Q: Since Sundays are not counted in the forty days of Lent, does the custom of giving up something apply to them? A: Customarily, no. However, since the giving up of something is voluntary to begin with, there is no official rule concerning this aspect of it. Nevertheless, since Sundays are days of celebration, it is appropriate to suspend the Lenten self-denial on them that, in a spiritual and non-excessive way, we may celebrate the day of Our Lord’s resurrection so that that day and that event may be contrasted with the rest of the days of Lent and the rest of the events of history.
This heightened contrast deepens the spiritual lessons taught by the rest of Lent. Q: Is there such a thing as denying ourselves too many pleasures? A: Most definitely. First, God made human life contingent on certain goods, such as food, and to refuse to enjoy enough of them has harmful consequences. For example, if we do not eat enough food it can cause physical damage or (in the extreme, even death). Just as there is a balance between eating too much food and not eating enough food, there is a balance involved in other goods.
Second, if we do not strike the right balance and deny ourselves goods God meant us to have then it can generate resentment toward God, which is a spiritual sin just as much as those of engaging in excesses of good things. Thus one can be led into sin either by excess or by defect in the enjoyment of good things. Third, it can decrease our effectiveness in ministering to others. Fourth, it can deprive us of the goods God gave us in order that we might praise him.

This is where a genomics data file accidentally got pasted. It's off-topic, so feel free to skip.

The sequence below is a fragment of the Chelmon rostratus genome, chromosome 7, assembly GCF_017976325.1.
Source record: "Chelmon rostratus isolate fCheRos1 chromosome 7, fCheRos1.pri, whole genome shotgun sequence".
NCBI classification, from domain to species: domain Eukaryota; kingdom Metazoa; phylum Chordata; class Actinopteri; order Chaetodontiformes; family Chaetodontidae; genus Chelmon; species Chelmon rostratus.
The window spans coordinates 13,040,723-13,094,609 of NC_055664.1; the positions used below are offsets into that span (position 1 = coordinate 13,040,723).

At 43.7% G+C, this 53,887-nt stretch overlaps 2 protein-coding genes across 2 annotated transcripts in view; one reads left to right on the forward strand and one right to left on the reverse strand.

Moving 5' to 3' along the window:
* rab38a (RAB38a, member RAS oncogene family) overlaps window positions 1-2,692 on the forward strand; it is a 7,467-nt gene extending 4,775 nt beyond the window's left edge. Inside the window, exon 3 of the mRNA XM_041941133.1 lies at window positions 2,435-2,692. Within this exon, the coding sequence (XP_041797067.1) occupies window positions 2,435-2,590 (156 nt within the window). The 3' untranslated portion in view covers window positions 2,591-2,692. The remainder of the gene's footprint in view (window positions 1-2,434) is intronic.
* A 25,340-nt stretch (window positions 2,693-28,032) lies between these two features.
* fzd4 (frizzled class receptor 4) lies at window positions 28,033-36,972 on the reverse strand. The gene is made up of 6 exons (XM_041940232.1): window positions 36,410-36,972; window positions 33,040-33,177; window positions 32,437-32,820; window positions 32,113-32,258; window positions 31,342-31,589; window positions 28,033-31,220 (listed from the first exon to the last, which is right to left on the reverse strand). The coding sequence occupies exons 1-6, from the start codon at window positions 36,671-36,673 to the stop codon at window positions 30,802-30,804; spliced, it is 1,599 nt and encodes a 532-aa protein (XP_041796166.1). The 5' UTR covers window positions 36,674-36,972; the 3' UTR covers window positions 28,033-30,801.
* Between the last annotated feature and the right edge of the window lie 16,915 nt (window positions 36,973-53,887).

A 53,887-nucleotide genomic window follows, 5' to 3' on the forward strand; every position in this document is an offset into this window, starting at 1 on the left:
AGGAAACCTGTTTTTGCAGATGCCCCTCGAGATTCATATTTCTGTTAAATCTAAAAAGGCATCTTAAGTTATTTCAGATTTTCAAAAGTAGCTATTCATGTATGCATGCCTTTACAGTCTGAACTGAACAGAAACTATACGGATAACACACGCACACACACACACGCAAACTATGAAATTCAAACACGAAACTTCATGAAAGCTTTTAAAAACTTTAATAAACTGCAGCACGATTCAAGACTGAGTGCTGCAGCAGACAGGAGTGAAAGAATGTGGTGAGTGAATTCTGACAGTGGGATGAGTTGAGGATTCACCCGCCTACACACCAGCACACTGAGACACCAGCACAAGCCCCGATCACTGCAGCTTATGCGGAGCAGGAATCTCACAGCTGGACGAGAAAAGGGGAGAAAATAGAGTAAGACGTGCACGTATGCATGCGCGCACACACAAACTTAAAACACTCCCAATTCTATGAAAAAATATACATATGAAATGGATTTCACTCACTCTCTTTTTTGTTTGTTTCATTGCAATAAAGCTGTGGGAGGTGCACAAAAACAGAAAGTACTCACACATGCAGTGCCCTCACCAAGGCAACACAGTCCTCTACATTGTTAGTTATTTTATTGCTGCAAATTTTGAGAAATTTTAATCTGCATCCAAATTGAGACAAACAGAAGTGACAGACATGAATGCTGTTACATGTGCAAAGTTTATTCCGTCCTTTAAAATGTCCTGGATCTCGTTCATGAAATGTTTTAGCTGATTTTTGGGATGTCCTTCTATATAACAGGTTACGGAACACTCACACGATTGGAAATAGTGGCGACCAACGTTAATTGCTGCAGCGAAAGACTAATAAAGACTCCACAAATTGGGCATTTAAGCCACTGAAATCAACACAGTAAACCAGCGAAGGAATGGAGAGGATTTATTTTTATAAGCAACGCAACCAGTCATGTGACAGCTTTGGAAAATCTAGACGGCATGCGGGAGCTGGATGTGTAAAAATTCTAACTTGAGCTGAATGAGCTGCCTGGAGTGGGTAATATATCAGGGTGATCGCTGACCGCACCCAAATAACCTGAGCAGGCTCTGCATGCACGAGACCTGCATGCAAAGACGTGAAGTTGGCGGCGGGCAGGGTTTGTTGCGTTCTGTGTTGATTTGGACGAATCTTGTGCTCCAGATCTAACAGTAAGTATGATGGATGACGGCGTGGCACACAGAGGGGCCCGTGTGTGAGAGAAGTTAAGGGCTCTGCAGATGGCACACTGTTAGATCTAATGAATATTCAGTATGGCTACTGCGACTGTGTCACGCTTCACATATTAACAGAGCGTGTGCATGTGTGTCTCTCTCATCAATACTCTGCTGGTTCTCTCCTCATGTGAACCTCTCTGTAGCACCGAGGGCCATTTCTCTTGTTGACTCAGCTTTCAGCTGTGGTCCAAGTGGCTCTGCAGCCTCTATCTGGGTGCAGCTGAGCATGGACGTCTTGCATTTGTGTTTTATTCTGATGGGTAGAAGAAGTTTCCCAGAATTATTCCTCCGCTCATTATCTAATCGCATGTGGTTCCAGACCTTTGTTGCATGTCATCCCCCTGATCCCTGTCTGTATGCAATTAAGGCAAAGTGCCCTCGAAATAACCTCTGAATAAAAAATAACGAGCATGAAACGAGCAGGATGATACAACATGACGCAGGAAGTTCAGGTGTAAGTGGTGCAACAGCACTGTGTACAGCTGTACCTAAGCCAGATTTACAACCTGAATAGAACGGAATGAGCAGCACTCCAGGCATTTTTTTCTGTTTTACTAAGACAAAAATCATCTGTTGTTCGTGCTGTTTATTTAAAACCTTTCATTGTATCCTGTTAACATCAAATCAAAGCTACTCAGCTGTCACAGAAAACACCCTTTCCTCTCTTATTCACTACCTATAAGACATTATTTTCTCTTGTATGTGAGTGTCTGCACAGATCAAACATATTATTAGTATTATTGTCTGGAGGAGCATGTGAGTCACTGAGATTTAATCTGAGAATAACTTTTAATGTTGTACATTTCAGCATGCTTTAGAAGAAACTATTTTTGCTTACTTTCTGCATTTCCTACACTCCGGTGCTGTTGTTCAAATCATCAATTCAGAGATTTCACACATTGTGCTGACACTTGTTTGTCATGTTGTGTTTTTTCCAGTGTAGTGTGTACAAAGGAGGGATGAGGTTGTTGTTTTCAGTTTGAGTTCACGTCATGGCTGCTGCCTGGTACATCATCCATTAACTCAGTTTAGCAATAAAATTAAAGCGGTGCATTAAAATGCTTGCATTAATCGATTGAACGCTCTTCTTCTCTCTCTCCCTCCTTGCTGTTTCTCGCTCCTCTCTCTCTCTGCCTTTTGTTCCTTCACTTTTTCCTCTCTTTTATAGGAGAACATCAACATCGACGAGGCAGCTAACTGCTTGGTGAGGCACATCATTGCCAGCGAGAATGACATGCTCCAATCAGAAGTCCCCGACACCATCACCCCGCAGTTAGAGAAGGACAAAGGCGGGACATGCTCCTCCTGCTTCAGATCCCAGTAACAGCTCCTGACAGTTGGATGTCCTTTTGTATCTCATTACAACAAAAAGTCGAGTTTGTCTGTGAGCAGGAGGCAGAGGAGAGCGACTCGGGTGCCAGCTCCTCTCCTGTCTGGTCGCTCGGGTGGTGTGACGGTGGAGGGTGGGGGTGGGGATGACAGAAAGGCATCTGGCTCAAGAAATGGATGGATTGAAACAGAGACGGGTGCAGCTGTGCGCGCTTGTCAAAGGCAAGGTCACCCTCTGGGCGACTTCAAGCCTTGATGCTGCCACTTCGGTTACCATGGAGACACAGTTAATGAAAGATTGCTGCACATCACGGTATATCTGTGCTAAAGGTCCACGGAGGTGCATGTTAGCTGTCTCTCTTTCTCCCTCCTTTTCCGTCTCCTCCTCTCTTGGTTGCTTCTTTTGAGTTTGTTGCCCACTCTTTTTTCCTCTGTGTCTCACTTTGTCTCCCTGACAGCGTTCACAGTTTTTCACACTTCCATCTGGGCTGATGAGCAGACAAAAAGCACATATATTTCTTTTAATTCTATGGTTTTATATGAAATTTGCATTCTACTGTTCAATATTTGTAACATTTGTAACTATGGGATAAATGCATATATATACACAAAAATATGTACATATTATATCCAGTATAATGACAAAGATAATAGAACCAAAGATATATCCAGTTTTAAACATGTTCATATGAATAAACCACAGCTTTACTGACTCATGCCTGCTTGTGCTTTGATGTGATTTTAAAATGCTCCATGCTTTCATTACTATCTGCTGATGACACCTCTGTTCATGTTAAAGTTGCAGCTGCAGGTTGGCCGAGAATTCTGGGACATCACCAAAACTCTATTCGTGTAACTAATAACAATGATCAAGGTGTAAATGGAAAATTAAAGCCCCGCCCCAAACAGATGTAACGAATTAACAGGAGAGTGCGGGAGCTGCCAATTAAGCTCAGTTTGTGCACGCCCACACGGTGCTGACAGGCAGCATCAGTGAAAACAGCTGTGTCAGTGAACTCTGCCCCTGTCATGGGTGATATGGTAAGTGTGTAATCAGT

Fifth, it constitutes the sin of ingratitude by refusing to enjoy the things God wanted us to have because he loves us. If a child refused every gift his parent gave him, it would displease the parent, and if we refuse gifts God has given us, it displeases God because he loves us and wants us to have them. Q: Aside from Ash Wednesday, which begins Lent, what are its principal events? A: There are a variety of saints’ days which fall during Lent, and some of these change from year to year since the dates of Lent itself change based on when Easter falls.
However, the Sundays during the Lenten season commemorate special events in the life of Our Lord, such as his Transfiguration and his Triumphal Entrance into Jerusalem on Palm Sunday, which begins Holy Week. Holy week climaxes with Holy Thursday, on which Christ celebrated the first Mass, Good Friday, on which he was Crucified, and Holy Saturday — the last day of Lent — during which Our Lord lay in the Tomb before his Resurrection on Easter Sunday, the first day after Lent.